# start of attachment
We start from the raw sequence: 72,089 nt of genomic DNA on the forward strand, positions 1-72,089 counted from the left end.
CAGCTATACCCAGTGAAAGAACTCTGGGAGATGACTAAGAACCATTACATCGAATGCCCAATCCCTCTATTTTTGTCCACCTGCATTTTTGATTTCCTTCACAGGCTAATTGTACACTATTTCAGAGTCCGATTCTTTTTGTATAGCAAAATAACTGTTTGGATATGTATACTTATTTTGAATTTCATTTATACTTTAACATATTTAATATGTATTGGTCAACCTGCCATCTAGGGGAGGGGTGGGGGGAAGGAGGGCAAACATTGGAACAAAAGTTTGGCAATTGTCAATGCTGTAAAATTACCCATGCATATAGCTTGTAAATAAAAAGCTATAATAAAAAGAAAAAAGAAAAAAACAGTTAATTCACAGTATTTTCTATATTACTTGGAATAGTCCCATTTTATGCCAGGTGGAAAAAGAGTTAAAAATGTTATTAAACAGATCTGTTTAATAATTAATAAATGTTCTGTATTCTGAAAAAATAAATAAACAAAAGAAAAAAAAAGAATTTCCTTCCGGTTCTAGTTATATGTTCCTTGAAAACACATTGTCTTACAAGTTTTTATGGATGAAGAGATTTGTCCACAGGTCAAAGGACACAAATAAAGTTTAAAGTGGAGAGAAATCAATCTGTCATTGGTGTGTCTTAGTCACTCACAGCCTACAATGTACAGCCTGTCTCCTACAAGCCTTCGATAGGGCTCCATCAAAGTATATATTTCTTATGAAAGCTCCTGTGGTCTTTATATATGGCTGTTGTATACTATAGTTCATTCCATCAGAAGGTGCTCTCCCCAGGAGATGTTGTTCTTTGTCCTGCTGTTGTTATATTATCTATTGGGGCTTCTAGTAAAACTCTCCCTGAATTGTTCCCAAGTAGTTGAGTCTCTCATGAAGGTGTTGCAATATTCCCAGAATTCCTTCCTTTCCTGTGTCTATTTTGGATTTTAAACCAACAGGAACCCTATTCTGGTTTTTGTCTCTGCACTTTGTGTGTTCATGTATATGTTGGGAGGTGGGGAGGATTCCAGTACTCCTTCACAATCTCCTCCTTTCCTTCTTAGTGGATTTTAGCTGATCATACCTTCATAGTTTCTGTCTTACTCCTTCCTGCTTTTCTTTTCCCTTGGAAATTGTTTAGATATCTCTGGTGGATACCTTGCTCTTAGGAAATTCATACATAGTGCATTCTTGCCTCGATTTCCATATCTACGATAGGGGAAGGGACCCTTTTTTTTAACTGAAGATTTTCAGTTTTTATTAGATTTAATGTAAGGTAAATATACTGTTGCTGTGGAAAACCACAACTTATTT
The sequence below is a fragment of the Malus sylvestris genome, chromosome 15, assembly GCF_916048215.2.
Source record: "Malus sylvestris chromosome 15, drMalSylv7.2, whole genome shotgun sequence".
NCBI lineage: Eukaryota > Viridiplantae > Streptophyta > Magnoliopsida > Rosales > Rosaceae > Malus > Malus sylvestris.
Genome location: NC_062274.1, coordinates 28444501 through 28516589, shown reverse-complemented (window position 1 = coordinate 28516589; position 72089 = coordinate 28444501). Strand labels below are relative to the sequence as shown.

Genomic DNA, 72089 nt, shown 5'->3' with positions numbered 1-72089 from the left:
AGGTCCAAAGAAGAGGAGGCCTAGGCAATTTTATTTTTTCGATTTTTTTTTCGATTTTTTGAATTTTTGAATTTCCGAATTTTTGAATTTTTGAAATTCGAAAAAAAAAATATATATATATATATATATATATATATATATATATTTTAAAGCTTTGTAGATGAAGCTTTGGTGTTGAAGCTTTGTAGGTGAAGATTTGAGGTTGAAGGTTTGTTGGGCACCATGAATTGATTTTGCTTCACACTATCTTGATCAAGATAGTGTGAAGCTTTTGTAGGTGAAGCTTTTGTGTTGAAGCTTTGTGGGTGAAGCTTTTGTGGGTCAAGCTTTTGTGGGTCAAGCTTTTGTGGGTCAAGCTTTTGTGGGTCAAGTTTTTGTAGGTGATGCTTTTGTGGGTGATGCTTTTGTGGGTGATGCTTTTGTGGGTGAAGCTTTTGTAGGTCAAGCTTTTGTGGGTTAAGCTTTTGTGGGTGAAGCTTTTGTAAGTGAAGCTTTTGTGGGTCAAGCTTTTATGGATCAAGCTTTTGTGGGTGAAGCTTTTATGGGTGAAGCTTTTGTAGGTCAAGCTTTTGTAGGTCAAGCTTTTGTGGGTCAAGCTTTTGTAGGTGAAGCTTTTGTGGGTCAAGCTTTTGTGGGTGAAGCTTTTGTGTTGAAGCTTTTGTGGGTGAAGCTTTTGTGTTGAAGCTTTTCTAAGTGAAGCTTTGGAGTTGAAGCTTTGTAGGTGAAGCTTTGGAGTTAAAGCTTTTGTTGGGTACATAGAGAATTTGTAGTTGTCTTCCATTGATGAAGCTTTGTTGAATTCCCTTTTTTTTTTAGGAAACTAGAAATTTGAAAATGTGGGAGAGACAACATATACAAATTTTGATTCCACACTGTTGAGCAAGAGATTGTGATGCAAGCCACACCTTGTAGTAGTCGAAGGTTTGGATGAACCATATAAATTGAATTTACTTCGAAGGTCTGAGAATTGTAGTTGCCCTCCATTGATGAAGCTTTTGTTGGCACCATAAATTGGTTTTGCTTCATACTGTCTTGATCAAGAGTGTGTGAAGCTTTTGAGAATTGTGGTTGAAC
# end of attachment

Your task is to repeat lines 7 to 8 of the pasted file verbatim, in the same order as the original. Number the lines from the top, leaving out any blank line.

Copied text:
Genomic DNA, 72089 nt, shown 5'->3' with positions numbered 1-72089 from the left:
AGGTCCAAAGAAGAGGAGGCCTAGGCAATTTTATTTTTTCGATTTTTTTTTCGATTTTTTGAATTTTTGAATTTCCGAATTTTTGAATTTTTGAAATTCGAAAAAAAAAATATATATATATATATATATATATATATATATATATTTTAAAGCTTTGTAGATGAAGCTTTGGTGTTGAAGCTTTGTAGGTGAAGATTTGAGGTTGAAGGTTTGTTGGGCACCATGAATTGATTTTGCTTCACACTATCTTGATCAAGATAGTGTGAAGCTTTTGTAGGTGAAGCTTTTGTGTTGAAGCTTTGTGGGTGAAGCTTTTGTGGGTCAAGCTTTTGTGGGTCAAGCTTTTGTGGGTCAAGCTTTTGTGGGTCAAGTTTTTGTAGGTGATGCTTTTGTGGGTGATGCTTTTGTGGGTGATGCTTTTGTGGGTGAAGCTTTTGTAGGTCAAGCTTTTGTGGGTTAAGCTTTTGTGGGTGAAGCTTTTGTAAGTGAAGCTTTTGTGGGTCAAGCTTTTATGGATCAAGCTTTTGTGGGTGAAGCTTTTATGGGTGAAGCTTTTGTAGGTCAAGCTTTTGTAGGTCAAGCTTTTGTGGGTCAAGCTTTTGTAGGTGAAGCTTTTGTGGGTCAAGCTTTTGTGGGTGAAGCTTTTGTGTTGAAGCTTTTGTGGGTGAAGCTTTTGTGTTGAAGCTTTTCTAAGTGAAGCTTTGGAGTTGAAGCTTTGTAGGTGAAGCTTTGGAGTTAAAGCTTTTGTTGGGTACATAGAGAATTTGTAGTTGTCTTCCATTGATGAAGCTTTGTTGAATTCCCTTTTTTTTTTAGGAAACTAGAAATTTGAAAATGTGGGAGAGACAACATATACAAATTTTGATTCCACACTGTTGAGCAAGAGATTGTGATGCAAGCCACACCTTGTAGTAGTCGAAGGTTTGGATGAACCATATAAATTGAATTTACTTCGAAGGTCTGAGAATTGTAGTTGCCCTCCATTGATGAAGCTTTTGTTGGCACCATAAATTGGTTTTGCTTCATACTGTCTTGATCAAGAGTGTGTGAAGCTTTTGAGAATTGTGGTTGAAC